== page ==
With the view gained from decades in the work place, I believe that too many (most) people stop short of their life’s goals. Like so many Hollywood movie scripts, time takes them far away from the “change the world” aspirations and dreams that propelled them through their early years. The goals and aspirations give way to acceptance of something far short of those original goals. The memories of these dreams remain safely tucked away, occasionally surfacing for a moment in the form of, “What if I… ?” or, “Only if I had… .” thoughts. Those thoughts are painful and are silenced quickly by rationalizing them as the silly dreams of youth.

In conversations with each of these individuals, I hear common themes. The mission is exciting. The end-goal is tangible. But obstacles are everywhere. Forward progress is measured in small increments. One feels like he’s trying to run with his feet encased in cement. Another describes herself as feeling as if she’s perpetually running uphill against the wind.

Ask them if they are going to quit and the reaction is fierce and immediate. “Heck no,” or some colorful variation of that answer was what I heard from each individual.

“This pursuit has given new meaning to my life,” offered one.

“If I quit moving forward, I feel like I’ll wither,” said another.

Change is always difficult. Changing ourselves…our situation…our livelihood is extremely difficult. It’s easy and tempting to stop. For many, the idea of pivoting away from what we know and what we’ve done and who we are (at least in our own minds) is unthinkable. It’s too hard, too abstract and too risky.

For those who wake up and dust off those dreams and then pivot to pursue them, it’s your time. Keep moving. You inspire us.

Read more in the “Just One Thing” series.

Art Petty serves senior executives and management teams as a performance coach and strategy facilitator. Art is a popular keynote speaker focusing on helping professionals and organizations learn to survive and thrive in an era of change. Additionally, Art’s books are widely used in leadership development programs. To learn more or discuss a challenge, contact Art.

Assessing Power and Politics in Your Organization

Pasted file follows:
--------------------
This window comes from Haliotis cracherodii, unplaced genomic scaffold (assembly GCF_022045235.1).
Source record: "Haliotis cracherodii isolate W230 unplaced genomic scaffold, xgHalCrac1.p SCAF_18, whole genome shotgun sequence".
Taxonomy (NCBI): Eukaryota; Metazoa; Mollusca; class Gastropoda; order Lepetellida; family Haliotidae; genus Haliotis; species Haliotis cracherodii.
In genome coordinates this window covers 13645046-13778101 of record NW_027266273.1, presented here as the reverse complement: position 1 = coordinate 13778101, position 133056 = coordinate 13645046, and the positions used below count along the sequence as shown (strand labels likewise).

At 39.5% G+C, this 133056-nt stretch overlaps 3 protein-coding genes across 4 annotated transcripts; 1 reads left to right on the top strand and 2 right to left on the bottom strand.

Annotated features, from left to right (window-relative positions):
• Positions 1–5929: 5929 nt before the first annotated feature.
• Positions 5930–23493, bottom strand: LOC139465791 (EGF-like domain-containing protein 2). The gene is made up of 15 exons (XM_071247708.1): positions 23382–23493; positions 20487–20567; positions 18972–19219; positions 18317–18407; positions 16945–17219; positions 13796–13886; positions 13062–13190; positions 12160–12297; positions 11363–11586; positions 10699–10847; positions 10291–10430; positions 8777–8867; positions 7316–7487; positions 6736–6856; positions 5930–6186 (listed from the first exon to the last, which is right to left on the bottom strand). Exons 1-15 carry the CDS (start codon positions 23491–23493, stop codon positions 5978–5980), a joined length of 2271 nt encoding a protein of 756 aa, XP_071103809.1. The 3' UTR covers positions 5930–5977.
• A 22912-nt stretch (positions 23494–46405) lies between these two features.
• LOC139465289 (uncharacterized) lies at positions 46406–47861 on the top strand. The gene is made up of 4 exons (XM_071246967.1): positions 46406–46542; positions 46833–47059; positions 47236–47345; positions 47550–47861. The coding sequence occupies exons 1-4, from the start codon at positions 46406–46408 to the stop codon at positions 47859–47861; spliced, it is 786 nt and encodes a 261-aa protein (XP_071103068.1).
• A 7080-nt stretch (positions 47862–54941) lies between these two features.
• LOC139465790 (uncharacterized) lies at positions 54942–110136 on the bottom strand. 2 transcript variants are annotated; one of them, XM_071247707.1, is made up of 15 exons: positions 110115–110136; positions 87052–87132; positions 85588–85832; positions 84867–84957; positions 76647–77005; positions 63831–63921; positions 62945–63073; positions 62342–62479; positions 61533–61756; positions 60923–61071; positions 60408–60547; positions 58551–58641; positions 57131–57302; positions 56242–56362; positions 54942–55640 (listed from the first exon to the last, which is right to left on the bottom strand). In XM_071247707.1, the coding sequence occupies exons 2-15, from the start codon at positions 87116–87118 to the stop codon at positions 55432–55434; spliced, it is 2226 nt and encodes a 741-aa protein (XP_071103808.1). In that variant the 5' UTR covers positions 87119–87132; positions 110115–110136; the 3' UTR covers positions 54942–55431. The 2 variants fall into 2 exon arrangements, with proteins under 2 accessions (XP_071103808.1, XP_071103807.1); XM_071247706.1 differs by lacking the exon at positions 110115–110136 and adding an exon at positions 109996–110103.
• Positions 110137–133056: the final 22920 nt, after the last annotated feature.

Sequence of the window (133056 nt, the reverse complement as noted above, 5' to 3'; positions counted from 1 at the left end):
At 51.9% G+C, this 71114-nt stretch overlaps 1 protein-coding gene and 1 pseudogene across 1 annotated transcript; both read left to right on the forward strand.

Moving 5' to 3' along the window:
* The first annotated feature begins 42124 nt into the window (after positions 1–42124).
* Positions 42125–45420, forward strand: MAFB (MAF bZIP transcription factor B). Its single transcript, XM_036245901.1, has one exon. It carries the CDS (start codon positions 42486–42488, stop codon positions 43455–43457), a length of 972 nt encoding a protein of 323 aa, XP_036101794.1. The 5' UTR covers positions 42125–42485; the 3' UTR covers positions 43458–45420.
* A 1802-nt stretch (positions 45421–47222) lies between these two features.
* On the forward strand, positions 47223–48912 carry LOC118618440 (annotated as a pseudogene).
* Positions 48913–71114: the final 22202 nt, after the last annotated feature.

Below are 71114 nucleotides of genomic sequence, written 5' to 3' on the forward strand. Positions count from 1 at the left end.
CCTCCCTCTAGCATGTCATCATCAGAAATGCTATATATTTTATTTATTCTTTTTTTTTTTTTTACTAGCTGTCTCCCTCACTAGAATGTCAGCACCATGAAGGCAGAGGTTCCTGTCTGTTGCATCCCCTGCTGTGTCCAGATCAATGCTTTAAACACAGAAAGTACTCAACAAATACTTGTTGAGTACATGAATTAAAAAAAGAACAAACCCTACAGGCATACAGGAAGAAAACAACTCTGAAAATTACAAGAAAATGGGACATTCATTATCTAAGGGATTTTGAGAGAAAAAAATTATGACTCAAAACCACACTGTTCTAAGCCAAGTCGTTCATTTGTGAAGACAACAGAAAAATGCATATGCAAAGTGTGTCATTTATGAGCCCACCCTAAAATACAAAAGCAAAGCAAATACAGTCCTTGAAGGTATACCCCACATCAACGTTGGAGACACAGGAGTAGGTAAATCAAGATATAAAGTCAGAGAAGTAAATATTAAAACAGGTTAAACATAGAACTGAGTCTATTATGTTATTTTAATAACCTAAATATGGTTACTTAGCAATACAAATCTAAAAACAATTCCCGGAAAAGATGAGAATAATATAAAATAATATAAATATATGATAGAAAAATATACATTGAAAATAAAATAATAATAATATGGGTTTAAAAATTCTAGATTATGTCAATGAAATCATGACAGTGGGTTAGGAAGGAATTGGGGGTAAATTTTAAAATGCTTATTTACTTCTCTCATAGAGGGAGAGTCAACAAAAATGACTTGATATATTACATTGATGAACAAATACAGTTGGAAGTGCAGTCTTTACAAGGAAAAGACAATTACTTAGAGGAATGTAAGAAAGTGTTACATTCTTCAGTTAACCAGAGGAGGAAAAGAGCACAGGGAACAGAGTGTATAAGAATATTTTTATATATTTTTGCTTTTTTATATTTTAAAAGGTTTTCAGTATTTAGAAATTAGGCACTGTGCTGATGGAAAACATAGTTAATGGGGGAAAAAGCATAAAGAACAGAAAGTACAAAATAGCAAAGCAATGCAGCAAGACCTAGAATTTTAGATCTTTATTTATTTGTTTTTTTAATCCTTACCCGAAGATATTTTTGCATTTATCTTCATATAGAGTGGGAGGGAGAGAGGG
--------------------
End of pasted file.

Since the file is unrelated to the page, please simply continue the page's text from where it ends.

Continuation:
Text image with New Leader Tuesday and a variety of management termsMuch of the writing about leadership leaves out two of the most critical topics: power and politics. That’s a problem, because the political environment defines the playing field and those with the power dominate the organization’s agenda. Ignoring these facts of organizational life is a formula for futility.

I’ve encountered more than a few great professionals who were uncertain over why they had plateaued in their climb up the corporate ladder. Upon closer review, they discovered that either ignoring or being ignorant of the political environment in their organizations was part of the problem.

Just to make certain you’re thinking through these issues, here’s a checklist of questions to ask and answer about your own workplace. The best way to answer these questions is to become a careful observer of “how things happen” in your workplace.

A Checklist to Help You Assess Politics and Power in Your Workplace:


1. How did the people you perceive as the most powerful get into their current roles? Seriously, what is it they did to arrive at their current lofty levels? Did it emerge from being problem solvers? Did they take and succeed with big risks? Were the rewarded for loyalty or longevity?

2. Who sets the agenda? Typically you’ll have to look below the C-level to find the individual(s) responsible for deciding what gets done and in what order. This individual parses top management goals and objectives and brings them to life. This individual is a power broker. Along with deciding what gets done, they often decide who is involved.

3. How are decisions made? Contrary to popular belief, most decisions take place somewhere below the senior management level. Study the processes of the informal decision-making culture in your firm. Who has a voice? Who has a vote? Who’s consulted? What are the criteria for moving forward on issues? Who can block issues?

4. Who’s working on the most strategic initiatives? Study the make-up and leadership of teams responsible for executing on key projects. How do people become attached to these initiatives?

Graphic image with the words, It's Your Career and other related professional development words5. Who’s rising and who’s falling? Who’s gaining responsibility and who’s losing it? Power is typically a zero-sum game in an organization. For someone to ascend, someone else has to fall…or leave. Harsh, but most often true. Play close attention to the behaviors being rewarded and there are always lessons to be gained from those being edged or pushed out.

6. Who has the ear of top management? I particularly like the idea of observing who makes up the CEO’s “kitchen cabinet” …that informal group of advisors he/she draws upon when faced with critical issues. Surprisingly, this group often comes from the ranks below the CEO’s senior management team.